App Store to allow dating apps in the Netherlands to use third-party payment services

Apple is said to “again comply with regulations” requiring the use of alternative payment methods for in-app purchases for apps distributed through the App Store. However, it is immediately important to note that the option that the tech giant is going to adopt is very specific. And according to the authoritative edition of Reuters, the aforementioned corporation has confirmed the fact that it will still comply with the orders of the Netherlands Consumer and Markets Authority, obliging it to still allow the use of third-party payment systems in Tinder and other local dating applications.

And in case you didn’t know, the aforementioned regulator determined on December 24 that Apple had abused its bargaining power by requiring access to alternative platforms for in-app purchases, and also gave Apple until January 15 in order for the company to did make changes. Otherwise, the company will be subject to fines. One way or another, this time, as is the case with all past decisions, Apple was unhappy.

The company’s management argues that allowing third-party payment options for in-app purchases “will compromise the user experience and personal data”, creating new privacy and security threats. Moreover, in this regard, Apple even decided to remind developers that they, or their payment partners, will themselves be responsible for processing refunds and all related problems. In any case, Apple is going to appeal the decision of the Dutch Consumer and Markets Authority, and also notes that it will continue to charge a commission on third-party payments if users choose to make them through the App Store system.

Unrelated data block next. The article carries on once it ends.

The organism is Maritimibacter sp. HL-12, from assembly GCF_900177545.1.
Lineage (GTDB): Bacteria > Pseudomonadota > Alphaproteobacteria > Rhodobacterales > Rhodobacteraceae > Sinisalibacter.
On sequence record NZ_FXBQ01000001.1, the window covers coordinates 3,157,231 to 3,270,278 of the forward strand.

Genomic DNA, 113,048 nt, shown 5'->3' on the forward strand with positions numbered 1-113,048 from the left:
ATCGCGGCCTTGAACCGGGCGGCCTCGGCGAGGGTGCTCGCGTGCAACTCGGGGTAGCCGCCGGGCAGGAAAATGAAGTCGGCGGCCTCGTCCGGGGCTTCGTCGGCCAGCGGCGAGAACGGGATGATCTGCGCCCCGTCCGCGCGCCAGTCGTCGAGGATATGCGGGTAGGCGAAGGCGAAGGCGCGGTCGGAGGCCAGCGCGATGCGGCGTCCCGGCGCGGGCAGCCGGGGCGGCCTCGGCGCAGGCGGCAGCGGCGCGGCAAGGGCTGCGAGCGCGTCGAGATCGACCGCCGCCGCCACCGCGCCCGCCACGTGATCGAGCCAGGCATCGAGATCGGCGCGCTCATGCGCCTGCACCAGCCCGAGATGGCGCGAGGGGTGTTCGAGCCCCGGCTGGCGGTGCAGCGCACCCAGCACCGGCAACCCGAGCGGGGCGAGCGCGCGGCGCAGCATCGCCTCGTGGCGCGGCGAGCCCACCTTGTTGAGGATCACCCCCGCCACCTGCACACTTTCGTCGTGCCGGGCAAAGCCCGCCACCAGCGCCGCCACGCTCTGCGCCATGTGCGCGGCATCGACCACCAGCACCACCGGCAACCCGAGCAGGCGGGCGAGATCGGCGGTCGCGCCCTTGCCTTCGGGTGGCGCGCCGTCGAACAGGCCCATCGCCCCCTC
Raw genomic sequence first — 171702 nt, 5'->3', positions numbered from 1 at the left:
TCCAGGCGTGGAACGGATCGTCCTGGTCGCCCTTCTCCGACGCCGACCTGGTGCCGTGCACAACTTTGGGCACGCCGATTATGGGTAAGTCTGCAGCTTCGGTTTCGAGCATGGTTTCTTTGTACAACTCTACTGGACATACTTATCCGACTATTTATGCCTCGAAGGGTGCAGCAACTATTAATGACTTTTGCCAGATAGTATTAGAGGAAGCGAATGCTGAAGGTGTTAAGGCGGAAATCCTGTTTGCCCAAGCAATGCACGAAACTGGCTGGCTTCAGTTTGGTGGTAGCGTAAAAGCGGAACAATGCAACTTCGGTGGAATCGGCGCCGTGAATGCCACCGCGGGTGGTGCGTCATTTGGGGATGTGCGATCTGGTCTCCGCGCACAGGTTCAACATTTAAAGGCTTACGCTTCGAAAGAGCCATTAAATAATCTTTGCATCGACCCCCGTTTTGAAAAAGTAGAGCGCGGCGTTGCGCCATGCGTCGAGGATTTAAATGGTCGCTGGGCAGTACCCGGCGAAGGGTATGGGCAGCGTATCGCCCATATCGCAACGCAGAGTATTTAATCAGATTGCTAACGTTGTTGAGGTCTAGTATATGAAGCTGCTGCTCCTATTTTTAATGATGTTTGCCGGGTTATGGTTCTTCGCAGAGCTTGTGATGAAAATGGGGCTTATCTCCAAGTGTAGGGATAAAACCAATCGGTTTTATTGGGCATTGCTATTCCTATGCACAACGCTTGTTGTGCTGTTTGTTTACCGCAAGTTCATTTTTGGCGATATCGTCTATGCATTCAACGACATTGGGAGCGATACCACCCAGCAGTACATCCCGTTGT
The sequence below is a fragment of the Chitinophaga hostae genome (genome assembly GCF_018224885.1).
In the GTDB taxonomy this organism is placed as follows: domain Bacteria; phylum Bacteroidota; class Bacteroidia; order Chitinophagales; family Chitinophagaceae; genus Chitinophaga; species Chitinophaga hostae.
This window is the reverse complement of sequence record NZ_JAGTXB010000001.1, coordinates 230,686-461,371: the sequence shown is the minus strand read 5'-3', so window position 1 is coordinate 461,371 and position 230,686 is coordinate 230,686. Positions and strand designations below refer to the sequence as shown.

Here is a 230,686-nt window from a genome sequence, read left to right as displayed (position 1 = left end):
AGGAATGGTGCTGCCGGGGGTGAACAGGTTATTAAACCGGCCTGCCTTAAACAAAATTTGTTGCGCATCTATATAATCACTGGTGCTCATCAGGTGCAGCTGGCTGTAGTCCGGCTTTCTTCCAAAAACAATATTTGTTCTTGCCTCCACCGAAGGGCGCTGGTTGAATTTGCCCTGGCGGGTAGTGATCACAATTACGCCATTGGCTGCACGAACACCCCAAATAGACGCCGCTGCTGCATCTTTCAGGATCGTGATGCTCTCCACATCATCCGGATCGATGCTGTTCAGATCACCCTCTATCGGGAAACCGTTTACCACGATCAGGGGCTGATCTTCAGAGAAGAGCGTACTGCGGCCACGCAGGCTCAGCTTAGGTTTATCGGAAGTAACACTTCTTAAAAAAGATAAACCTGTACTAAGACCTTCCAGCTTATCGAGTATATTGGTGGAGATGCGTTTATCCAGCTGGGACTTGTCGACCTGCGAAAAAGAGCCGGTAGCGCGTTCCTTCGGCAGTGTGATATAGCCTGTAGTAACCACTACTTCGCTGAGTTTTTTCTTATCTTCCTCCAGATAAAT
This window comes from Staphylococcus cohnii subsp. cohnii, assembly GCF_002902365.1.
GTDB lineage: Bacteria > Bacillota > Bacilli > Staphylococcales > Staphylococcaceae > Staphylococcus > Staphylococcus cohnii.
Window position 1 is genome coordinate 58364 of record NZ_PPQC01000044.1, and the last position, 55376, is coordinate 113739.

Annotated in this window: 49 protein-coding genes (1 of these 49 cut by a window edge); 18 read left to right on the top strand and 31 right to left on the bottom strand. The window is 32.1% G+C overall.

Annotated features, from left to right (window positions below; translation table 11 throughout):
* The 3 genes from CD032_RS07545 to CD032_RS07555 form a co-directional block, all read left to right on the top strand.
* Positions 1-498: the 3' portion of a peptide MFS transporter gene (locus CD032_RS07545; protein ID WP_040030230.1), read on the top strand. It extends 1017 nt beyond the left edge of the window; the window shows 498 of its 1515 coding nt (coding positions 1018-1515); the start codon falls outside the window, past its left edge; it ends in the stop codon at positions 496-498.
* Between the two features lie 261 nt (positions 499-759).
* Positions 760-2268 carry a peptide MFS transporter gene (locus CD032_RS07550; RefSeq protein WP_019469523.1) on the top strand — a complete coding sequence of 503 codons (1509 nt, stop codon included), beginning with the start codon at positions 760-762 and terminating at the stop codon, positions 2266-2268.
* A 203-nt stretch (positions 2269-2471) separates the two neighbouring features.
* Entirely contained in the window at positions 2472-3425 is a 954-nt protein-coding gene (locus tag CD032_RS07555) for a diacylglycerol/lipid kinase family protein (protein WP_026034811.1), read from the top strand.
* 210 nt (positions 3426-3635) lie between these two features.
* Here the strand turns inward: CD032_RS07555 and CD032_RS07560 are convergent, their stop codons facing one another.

Be that as it may, it is extremely important to note that this decision does not in any way affect other applications available in the Netherlands, with the exception of dating applications. However, in any case, this news very well reflects the growing “opposition of the regulatory authorities” in relation to the current business model of Apple with its App Store in many countries, including even South Korea and, of course, the United States of America. Officials are increasingly convinced that Apple is using its in-app purchase requirement primarily to stifle competition.

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